French: survivant

Spanish: superviviente

Italian: sopravvissuto

German: Überlebender

Portuguese: sobrevivente

Arabic: ناج

Danny:

Perfect. Now what’s next?

Ben:

“Thousands of refugees have crossed the border looking forfood and shelter.”

Danny:

So, our keyword is refugee R E F U G E E. Refugees arepeople who have been forced to leave their homes or their country, eitherbecause there is a war there or because of their political or religiousbeliefs.

Ben:

And refugee is:

French: réfugié

Spanish: refugiado

Italian: rifugiato

German: Flüchtling

Portuguese: refugiado

Arabic: لاجئ

Now we have our lastheadline for today, “Millions of migrants enter the country every year, lookingfor a better life.”

Danny:

So, our keyword is migrant M I G R A N T. A migrant is aperson who moves from one place to another, or from one country to another, especiallyin order to find work. He or she usually does that because of the low standardsof living in their own countries, so they migrate in search for a better life.So, it is not like refugees who are forced to leave their countries usuallybecause of war, migrants kind of voluntarily leave their country.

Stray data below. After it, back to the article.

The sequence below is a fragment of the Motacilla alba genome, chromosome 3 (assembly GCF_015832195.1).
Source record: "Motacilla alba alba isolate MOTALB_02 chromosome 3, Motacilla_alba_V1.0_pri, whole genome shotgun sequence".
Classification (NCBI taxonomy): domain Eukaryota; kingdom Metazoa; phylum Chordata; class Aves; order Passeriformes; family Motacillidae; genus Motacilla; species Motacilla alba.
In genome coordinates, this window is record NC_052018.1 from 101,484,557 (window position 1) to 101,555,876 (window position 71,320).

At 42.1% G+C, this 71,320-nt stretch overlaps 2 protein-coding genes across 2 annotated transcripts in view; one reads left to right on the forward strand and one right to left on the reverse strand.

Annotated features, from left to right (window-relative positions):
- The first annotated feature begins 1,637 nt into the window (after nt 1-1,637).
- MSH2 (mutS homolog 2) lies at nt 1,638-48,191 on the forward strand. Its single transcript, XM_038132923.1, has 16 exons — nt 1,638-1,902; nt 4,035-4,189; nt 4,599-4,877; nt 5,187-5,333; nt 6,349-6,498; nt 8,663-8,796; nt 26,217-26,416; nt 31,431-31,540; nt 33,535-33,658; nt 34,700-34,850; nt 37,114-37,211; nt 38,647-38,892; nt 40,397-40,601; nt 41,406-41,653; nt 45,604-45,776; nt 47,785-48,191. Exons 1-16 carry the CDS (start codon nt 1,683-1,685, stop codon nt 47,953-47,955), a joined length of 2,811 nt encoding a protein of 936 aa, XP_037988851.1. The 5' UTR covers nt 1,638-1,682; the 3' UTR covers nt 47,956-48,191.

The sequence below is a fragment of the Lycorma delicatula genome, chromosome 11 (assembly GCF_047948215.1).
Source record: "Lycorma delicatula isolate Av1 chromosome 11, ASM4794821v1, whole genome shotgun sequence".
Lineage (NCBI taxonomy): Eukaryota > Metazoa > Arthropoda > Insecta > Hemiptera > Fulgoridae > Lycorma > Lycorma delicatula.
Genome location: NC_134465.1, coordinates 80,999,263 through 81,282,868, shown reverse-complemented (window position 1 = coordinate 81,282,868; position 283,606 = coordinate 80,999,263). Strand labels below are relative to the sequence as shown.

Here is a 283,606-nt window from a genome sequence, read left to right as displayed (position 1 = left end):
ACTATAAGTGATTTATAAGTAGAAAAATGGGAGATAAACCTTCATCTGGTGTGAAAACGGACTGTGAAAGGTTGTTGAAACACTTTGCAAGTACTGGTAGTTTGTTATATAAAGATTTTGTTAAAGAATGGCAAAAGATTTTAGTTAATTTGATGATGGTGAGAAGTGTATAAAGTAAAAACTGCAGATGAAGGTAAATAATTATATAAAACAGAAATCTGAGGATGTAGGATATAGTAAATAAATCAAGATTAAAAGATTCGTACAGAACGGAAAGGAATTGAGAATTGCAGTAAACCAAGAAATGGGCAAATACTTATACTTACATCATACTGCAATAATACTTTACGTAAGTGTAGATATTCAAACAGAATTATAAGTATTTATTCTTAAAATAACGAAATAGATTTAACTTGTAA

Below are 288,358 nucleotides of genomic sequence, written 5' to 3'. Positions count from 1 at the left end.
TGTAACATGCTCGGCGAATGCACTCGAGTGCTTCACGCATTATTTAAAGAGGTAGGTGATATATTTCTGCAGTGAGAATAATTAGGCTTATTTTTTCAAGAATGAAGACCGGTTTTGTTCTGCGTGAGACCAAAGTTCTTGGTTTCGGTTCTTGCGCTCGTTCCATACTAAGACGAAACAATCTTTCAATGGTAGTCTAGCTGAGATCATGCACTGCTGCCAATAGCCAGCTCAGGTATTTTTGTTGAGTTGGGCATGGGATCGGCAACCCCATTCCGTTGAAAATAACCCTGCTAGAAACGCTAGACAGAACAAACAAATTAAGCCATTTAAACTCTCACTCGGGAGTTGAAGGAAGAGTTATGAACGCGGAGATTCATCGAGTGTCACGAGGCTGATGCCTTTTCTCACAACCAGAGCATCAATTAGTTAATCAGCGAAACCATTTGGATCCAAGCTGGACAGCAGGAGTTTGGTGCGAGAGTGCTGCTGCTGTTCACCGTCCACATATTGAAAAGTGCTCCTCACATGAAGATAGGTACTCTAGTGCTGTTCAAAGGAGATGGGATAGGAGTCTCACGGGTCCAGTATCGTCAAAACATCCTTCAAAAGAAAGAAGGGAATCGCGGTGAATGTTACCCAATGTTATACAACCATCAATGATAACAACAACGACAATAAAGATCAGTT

Ben:

But sometimes, I feel that migrants are as forced to leavetheir countries as refugees.

Danny:

You have a point here, it is difficult to endure injusticeand corruption in your own country, so that can force you to leave, but as aword, migrant is done voluntarily.

Ben:

Yeah sure, so our word is migrant:

French: immigré

Spanish: emigrante

Italian: emigrante

German: Migrant

Portuguese: emigrante

Arabic: مهاجر

Danny:

All right. I think we have covered a lot of ground today.

Ben:

Yes, we did. We talked about the verbs that collocate withdisasters and the people involved in disasters or tragedies.

Danny:

Thank you very much, Ben for helping me out today. Rememberthat you can practice these words by the end of the week with our interactiveand downloadable activities that will be available at the end of the week andwill include all the keywords we talk about during the week.

Also, do not forget that we will include the translations ofthe keywords we talked about today in 62 languages you will find along with thetranscript of this episode if you click the link you can find in thedescription of the episode.

This is Danny and Ben saying thank you very much forlistening to another episode from Perfect English with Danny. We will see youin the next episode.